In researching this week’s column on the fantasy of Santa Claus, I have found this topic may be as controversial as just about any other issue of child rearing. The presence of Santa Claus, St. Nick, Kris Kringle or St. Nicholas is difficult to avoid during the holiday season and it brings up the question, “Should we lie to children about Mr. Claus or tell them the truth?”

The good news is there is a middle ground to approach the delicate topic of the red-suited magician with the white beard and paranormal abilities. But before this middle approach is revealed, we should look at both sides. When I was a young’un, Santa Claus mostly frightened me; however, when I was about 7 or 8, my parents tried to convince me that Santa was real by throwing some rocks on the roof and pretending they had to be reindeer-hoof noises. It didn’t work. Even at age 8 I was a skeptic and not much has changed.

My wife, who is really smart, was taught by her parents that Santa Claus was a real thing. She told me this story: “When I was 3 years old, we traveled from the East Coast to Arizona due to mother’s bad asthma, so we left behind all the family (long distance phone calls and travel were both expensive, so contact with family was limited to letters). When you add a jolly old man who obviously loves and cares about me to this scenario, it gets complicated. Santa’s love was obvious because he was keeping constant track of me, whether I was being naughty or nice and rewarding my good behavior. I sent him letters and left him cookies and milk. Around second grade, my mother sat me down and told me Santa wasn’t real. I didn’t have any grandfather to relate to, so Santa was the next best thing. When I was told he didn’t exist, except as the ‘spirit’ of Christmas, I was emotionally crushed and it was as though my ‘grandfather’ had died. The grief lasted for a long time, and every time I saw a ‘Santa’ outside, it reminded me of his death.”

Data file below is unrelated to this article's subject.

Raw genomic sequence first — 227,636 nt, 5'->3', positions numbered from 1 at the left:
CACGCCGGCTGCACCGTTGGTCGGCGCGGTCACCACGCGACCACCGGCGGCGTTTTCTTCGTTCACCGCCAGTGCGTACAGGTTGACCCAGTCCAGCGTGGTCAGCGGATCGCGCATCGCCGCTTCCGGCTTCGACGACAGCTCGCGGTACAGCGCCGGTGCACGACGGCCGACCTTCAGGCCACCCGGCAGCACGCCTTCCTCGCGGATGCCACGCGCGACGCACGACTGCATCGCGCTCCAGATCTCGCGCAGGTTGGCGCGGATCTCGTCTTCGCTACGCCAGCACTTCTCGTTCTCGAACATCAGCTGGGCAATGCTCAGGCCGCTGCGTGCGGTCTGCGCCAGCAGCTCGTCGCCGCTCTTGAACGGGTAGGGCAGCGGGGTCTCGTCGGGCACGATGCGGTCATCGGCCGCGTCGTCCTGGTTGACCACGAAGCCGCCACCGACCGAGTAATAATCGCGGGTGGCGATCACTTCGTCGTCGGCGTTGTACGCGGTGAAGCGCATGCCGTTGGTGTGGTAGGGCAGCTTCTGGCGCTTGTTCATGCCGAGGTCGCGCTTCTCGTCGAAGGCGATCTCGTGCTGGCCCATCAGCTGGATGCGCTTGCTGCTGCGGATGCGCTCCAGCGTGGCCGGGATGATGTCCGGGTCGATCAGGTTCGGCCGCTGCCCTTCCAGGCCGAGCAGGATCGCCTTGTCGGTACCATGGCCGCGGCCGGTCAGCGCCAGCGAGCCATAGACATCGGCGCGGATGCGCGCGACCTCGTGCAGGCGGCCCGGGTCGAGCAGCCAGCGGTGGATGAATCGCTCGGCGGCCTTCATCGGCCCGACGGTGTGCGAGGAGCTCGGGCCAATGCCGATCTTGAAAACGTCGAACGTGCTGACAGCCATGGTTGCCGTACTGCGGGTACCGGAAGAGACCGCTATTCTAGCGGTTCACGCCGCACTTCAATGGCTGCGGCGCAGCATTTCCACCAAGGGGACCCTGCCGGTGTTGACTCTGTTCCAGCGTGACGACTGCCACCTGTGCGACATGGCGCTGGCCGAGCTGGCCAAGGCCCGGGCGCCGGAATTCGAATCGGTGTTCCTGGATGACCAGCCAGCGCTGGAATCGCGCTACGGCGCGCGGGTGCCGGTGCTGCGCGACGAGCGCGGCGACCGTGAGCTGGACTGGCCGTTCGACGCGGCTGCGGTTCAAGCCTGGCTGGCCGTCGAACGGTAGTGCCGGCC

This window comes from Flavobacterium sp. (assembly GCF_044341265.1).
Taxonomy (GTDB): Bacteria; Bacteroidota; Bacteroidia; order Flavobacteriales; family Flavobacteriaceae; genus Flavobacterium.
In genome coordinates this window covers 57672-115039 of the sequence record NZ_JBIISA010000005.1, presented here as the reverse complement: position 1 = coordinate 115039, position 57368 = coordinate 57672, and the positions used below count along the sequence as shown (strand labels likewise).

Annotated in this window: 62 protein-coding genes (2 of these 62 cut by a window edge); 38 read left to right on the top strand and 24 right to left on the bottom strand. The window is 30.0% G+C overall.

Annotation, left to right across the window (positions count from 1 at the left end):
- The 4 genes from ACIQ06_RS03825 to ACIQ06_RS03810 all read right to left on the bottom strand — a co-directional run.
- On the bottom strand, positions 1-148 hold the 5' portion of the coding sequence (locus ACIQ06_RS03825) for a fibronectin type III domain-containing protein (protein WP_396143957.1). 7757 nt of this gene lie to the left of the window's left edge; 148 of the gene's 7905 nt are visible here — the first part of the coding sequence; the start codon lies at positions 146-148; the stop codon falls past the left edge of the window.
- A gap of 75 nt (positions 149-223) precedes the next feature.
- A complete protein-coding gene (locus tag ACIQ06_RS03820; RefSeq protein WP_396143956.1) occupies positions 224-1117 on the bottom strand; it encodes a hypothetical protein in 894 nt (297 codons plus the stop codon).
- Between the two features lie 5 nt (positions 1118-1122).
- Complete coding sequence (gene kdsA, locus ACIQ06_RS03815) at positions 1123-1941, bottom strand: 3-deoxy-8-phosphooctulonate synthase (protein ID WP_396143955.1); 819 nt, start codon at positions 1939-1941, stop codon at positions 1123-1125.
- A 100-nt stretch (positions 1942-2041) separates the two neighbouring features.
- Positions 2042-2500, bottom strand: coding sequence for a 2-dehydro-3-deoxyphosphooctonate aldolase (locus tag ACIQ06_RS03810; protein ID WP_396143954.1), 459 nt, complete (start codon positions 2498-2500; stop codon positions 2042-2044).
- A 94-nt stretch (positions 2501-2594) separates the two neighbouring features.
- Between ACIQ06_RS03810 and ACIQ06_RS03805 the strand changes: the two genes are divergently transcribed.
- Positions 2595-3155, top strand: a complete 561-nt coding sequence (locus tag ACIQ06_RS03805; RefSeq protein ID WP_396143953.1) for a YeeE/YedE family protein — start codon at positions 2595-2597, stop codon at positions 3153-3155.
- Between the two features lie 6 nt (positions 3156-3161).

Isn’t that a nice story?

There is also a story of some parents who went to great extremes to make the myth of Santa Claus into a reality. The Mutchler family (listen to episode 482 of “This American Life”) enlisted the help of friends and relatives to convince their three children that Santa was real. Each year they would have various adult males take on the role of Santa Claus, who the family would find wandering around their backyard or an adjacent golf course. The “Santa” would then involve the children in conversations that would solidify his realness. If this sounds creepy, I think you are mostly right.

This attempt worked all right for two of the children, but the third boy tried to convince his sixth-grade class that Santa Claus was not a legend or myth but really existed. This did not go well with the other kids and resulted in him being teased, and finally resulted in years of not trusting people. This was not the intended or desired outcome of the charade.

Some folks argue that Santa and his elves and assorted supporting cast members are a harmless dramatic device to make the holiday season more exciting and “magical.” It has been promoted by retailers since about the 1840s. Go to your local library or online to see a more extensive history.

There are countless stories that illustrate how this legendary saint has made many children’s lives richer and have perhaps taught lessons of generosity as well as acquisitiveness. My immediate family didn’t “do” Santa, but instead informed our youngest daughter that Santa was a myth. My wife’s grief experience, reluctance to directly lie to our child, and a realization that Santa is mostly a marketing device that puts gift getting above gift giving were ideas that guided our handling of the issue.

The middle ground recommends allowing children to find out for themselves the truth of Santa Claus at their own speed. When they ask, “Is Santa real?” parents can ask, “What do you think?” and say that they know that St. Nicholas was a real person who was the a kindly man who became the patron saint of children. This approach empowers young children to make up their own minds at their own speed.

Here’s wishing everyone a peaceful and joyful holiday season, no matter what you believe.

Kevin Wychopen is a semiretired school counselor and columnist for the Enterprise. Contact him at itsabigworld@live.com.

Kevin Wychopen is a semi-retired school counselor and weekly columnist for the Enterprise. Contact him at itsabigworld@live.com.

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